Recent arrests in a south Alabama theft ring and a Dallas County farm vandalism case are the latest victories for the state’s Agricultural and Rural Crimes Unit (ARCU). Since forming in June 2013, ARCU has 55 felony arrests and 68 misdemeanor arrests to its credit and has recovered $1.5 million worth of stolen equipment.
ARCU Chief Lt. Gene Wiggins credits the unit’s success to good working relationships with local law enforcement agencies.
“Police and sheriffs respond first, but ARCU provides a valuable resource because our jurisdiction covers the state,” Wiggins said. “Our agents are talented investigators, and they always have agriculture on their minds. Calling us is like having more specialized deputies on the case.
Along with outreach to law enforcement agencies, Wiggins said his unit has reached out to agricultural groups, like the Alabama Farmers Federation, to educate members on preventing theft. “We’re trying to be proactive,” Wiggins said. “Thieves are looking for easy access to something valuable. The most important thing farmers can do (to protect their property) is be vigilant.”
Dallas County farmer Johnny Henry knows first-hand the benefits of vigilance. Before Christmas, vandals cut plastic wrap from cotton bales on his Selma farm, and he filed a report with ARCU. Later, as farm workers cleaned up the mess, they noticed a suspicious vehicle in the area.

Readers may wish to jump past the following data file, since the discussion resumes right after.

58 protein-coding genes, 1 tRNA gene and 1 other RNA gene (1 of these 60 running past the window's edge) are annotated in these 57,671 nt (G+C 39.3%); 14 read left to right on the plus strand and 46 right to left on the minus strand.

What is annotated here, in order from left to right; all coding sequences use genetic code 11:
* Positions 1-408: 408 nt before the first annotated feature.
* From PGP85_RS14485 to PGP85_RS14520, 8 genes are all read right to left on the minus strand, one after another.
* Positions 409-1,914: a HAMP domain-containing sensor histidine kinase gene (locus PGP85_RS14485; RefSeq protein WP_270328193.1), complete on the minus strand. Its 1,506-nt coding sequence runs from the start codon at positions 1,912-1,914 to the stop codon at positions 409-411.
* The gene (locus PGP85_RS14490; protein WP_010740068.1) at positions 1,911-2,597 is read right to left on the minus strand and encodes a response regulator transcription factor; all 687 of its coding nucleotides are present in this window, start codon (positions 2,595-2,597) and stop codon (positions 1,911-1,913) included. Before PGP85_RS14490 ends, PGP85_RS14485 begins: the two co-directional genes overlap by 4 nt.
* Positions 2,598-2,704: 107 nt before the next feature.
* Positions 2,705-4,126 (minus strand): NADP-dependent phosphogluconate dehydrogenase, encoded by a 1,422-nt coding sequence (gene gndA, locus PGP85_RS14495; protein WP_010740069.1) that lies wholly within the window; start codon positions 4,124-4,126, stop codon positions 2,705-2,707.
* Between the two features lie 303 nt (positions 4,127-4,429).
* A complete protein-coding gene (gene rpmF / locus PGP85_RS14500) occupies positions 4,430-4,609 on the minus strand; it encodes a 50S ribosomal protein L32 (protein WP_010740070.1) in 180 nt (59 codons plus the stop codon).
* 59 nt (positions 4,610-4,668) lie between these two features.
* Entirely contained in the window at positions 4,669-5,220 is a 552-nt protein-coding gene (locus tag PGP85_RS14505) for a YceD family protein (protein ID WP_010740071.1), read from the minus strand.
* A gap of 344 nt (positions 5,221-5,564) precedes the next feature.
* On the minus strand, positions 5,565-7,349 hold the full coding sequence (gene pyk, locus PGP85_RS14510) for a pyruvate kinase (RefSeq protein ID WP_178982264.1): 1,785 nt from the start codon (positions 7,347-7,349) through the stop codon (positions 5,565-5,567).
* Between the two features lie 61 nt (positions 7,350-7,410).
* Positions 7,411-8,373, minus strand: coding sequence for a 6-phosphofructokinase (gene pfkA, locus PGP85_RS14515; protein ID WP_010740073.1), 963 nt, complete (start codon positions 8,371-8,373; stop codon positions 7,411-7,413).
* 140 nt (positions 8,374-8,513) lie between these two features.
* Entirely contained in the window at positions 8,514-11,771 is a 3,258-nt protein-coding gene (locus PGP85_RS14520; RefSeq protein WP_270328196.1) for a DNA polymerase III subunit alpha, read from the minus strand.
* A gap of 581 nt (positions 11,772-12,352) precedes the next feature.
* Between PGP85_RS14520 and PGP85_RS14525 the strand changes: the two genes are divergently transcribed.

“The driver was returning to the scene of the crime, I guess to see his handiwork,” Henry said.
After an ARCU investigation, the driver and his son confessed. “It’s a relief to know these criminals have been arrested,” Henry said. “It’s now a closed chapter. I can’t thank everyone enough.”
Another ARCU success story led to four arrests in theft investigations of a utility trailer, golf cart, all-terrain vehicle and zero-turn lawn mower in south Alabama and the Florida panhandle. Thieves targeted businesses, including the SunSouth John Deere dealer in Covington County.
“People stealing equipment from our dealers has been an issue the past 10 to 15 years,” said SunSouth Chairman Lester Killebrew. “ARCU is doing a tremendous job. I think what they’re doing will deter crime because it won’t be so easy for thieves to target rural areas anymore.”
ARCU was created by 2013 legislation consolidating state law enforcement agencies. While the law does not take full effect until 2015, Gov. Robert Bentley and Alabama State Law Enforcement Agency Secretary Spencer Collier saw the immediate need for an agricultural unit.
“When we started ARCU, I was eager for our unit to get out there and demonstrate there was a need for agricultural investigators,” Wiggins said. “It’s a good feeling to know the governor and Secretary Collier trust me to head this unit.”
However, Wiggins said, the best feeling is letting a victim know a crime has been solved.
“It’s so gratifying to call someone — to hear their voice change to a tone of sincerity and appreciation,” he said.
Wiggins said he believes the unit will continue to help reduce and solve rural crimes, and possibly expand in the coming year. To report a rural crime, visit arcu.alabama.gov. or call 855-75-CRIME.